How to Specify Leather Part 1: Ordering the Right Amount of Leather

Interior designers often specify hundreds of items, if not more, on a single project, from furniture and lighting to fabrics, wallcovering, carpeting, and leather. While they can’t possibly be experts on all the items and materials they choose, mastering a few basics can help them avoid costly mistakes.

In this article, we tackle one of two of the biggest issues confronting interior designers when they specify leather: are they ordering the right amount?  After you read this article, you will never make a leather-ordering mistake again when specifying leather!

What Is a COL?

Often interior designers are not satisfied with the leather choices offered by a manufacturer. 

Sometimes, the manufacturer doesn’t even offer its own leather or fabric, instead requiring clients to supply their own. 

This practice is known in the interior design industry as a COM (customer’s own merchandise, which usually refers to fabric) or COL (customer’s own leather). 

It is common for interior designers to select seating from one manufacturer while specifying leather from a different supplier. 

One of the biggest challenges of a COL is ordering the right amount of leather. Under-ordering results in not having enough leather to complete the job, leaving the designer with the uncomfortable job of asking the client for more money.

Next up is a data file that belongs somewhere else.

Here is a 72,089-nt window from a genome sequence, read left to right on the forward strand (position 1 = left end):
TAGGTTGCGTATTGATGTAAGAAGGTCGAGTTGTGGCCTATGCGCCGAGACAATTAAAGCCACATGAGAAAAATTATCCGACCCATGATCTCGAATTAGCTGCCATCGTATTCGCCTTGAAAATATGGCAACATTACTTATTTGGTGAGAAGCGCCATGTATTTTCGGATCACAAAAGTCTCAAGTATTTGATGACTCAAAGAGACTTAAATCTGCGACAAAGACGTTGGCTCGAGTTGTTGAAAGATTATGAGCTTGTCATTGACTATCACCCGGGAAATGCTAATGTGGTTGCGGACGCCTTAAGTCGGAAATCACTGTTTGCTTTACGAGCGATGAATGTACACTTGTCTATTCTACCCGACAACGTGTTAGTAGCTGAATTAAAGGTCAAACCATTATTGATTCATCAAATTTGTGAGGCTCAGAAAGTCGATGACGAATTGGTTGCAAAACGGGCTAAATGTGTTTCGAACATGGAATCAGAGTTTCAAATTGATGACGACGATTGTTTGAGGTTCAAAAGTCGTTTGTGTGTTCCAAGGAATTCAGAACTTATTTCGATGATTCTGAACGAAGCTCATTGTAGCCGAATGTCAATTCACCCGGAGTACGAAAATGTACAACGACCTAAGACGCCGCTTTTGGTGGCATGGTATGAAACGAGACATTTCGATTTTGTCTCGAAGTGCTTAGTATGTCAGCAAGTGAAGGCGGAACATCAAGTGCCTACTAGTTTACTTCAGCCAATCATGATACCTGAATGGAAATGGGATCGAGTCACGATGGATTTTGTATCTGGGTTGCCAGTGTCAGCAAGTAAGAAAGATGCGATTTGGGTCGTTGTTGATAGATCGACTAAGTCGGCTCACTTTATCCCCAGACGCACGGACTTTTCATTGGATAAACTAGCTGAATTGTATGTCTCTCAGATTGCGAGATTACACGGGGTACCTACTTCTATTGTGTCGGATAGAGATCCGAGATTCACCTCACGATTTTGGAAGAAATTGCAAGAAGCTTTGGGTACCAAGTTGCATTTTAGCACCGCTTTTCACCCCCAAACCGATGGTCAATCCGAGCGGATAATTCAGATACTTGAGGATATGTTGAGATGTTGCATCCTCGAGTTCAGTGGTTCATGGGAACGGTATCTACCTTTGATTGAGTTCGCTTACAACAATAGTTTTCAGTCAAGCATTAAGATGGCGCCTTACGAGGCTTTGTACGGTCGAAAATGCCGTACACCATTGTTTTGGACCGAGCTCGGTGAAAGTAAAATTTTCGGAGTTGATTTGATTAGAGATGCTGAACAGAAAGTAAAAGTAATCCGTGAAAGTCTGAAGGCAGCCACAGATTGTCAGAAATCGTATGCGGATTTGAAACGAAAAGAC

If the dye lot the original shipment was from is no longer available, it is more than likely that hides from a different dye lot will not be an exact match. 

This can be even more of a problem if the leather is made to order: it is nearly impossible for a tannery to produce a small batch of hides.

On the other hand, over-ordering when specifying leather can result in unnecessary expenditure, especially since leather is usually more expensive than fabric. Often a seating manufacturer who receives more leather than needed for the job will simply keep the “overage.”     

Designer tip when specifying leather: If you are providing your own leather as a COL, ask the manufacturer to return any uncut, leftover hides. They are good to have on hand in the event any of the leather used on the furniture needs replacement down the road.  

How to Order the Right Amount of Leather

In determining how many hides or square footage is needed when specifying leather, the best possible scenario is when the manufacturer tells you how much is required for a particular piece. 

They have the experience and expertise to know how much leather they need, taking hides with defects into consideration. The specification information for the chair or sofa will include the exact amount of leather you need to send for each chair in square feet.

But what if there is no one to tell you how much leather to send? For example, what if the project involves custom-made furniture? Or suppose your client is reupholstering antique chairs purchased from a flea market in Paris? Even more difficult is calculating how much leather to specify for vertical surfaces such as wall panels and headboards. 

Here is how you can figure out how much leather you need for your project: